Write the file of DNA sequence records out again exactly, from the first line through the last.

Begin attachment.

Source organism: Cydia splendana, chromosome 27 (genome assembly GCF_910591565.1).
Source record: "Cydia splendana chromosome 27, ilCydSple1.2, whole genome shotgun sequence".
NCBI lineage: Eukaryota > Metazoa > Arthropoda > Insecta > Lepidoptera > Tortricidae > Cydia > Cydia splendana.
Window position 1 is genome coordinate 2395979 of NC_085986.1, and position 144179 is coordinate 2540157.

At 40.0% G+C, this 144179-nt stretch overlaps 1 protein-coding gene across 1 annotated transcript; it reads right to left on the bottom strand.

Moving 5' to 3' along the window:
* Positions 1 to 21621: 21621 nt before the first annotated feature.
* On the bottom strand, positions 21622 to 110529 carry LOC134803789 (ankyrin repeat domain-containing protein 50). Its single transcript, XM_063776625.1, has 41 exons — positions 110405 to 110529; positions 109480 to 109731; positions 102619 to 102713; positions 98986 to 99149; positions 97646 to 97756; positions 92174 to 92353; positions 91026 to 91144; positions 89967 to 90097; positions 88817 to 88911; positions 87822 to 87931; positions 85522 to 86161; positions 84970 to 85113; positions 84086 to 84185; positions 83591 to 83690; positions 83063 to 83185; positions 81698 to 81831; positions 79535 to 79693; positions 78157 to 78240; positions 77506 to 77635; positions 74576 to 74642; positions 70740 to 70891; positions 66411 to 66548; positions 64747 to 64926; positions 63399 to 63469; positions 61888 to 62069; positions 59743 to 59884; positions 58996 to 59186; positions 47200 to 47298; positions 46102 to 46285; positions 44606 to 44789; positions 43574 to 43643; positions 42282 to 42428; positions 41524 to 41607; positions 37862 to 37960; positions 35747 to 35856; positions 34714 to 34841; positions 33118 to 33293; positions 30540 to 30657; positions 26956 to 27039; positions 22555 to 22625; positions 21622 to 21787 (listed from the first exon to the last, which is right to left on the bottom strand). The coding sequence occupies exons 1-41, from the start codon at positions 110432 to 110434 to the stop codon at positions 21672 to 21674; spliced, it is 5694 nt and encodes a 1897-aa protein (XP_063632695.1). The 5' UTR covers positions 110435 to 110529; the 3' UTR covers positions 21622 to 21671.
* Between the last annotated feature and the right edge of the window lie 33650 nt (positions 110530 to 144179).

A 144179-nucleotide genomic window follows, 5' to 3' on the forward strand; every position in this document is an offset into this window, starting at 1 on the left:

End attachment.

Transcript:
Source organism: Cydia splendana, chromosome 27 (genome assembly GCF_910591565.1).
Source record: "Cydia splendana chromosome 27, ilCydSple1.2, whole genome shotgun sequence".
NCBI lineage: Eukaryota > Metazoa > Arthropoda > Insecta > Lepidoptera > Tortricidae > Cydia > Cydia splendana.
Window position 1 is genome coordinate 2395979 of NC_085986.1, and position 144179 is coordinate 2540157.

At 40.0% G+C, this 144179-nt stretch overlaps 1 protein-coding gene across 1 annotated transcript; it reads right to left on the bottom strand.

Moving 5' to 3' along the window:
* Positions 1 to 21621: 21621 nt before the first annotated feature.
* On the bottom strand, positions 21622 to 110529 carry LOC134803789 (ankyrin repeat domain-containing protein 50). Its single transcript, XM_063776625.1, has 41 exons — positions 110405 to 110529; positions 109480 to 109731; positions 102619 to 102713; positions 98986 to 99149; positions 97646 to 97756; positions 92174 to 92353; positions 91026 to 91144; positions 89967 to 90097; positions 88817 to 88911; positions 87822 to 87931; positions 85522 to 86161; positions 84970 to 85113; positions 84086 to 84185; positions 83591 to 83690; positions 83063 to 83185; positions 81698 to 81831; positions 79535 to 79693; positions 78157 to 78240; positions 77506 to 77635; positions 74576 to 74642; positions 70740 to 70891; positions 66411 to 66548; positions 64747 to 64926; positions 63399 to 63469; positions 61888 to 62069; positions 59743 to 59884; positions 58996 to 59186; positions 47200 to 47298; positions 46102 to 46285; positions 44606 to 44789; positions 43574 to 43643; positions 42282 to 42428; positions 41524 to 41607; positions 37862 to 37960; positions 35747 to 35856; positions 34714 to 34841; positions 33118 to 33293; positions 30540 to 30657; positions 26956 to 27039; positions 22555 to 22625; positions 21622 to 21787 (listed from the first exon to the last, which is right to left on the bottom strand). The coding sequence occupies exons 1-41, from the start codon at positions 110432 to 110434 to the stop codon at positions 21672 to 21674; spliced, it is 5694 nt and encodes a 1897-aa protein (XP_063632695.1). The 5' UTR covers positions 110435 to 110529; the 3' UTR covers positions 21622 to 21671.
* Between the last annotated feature and the right edge of the window lie 33650 nt (positions 110530 to 144179).

A 144179-nucleotide genomic window follows, 5' to 3' on the forward strand; every position in this document is an offset into this window, starting at 1 on the left: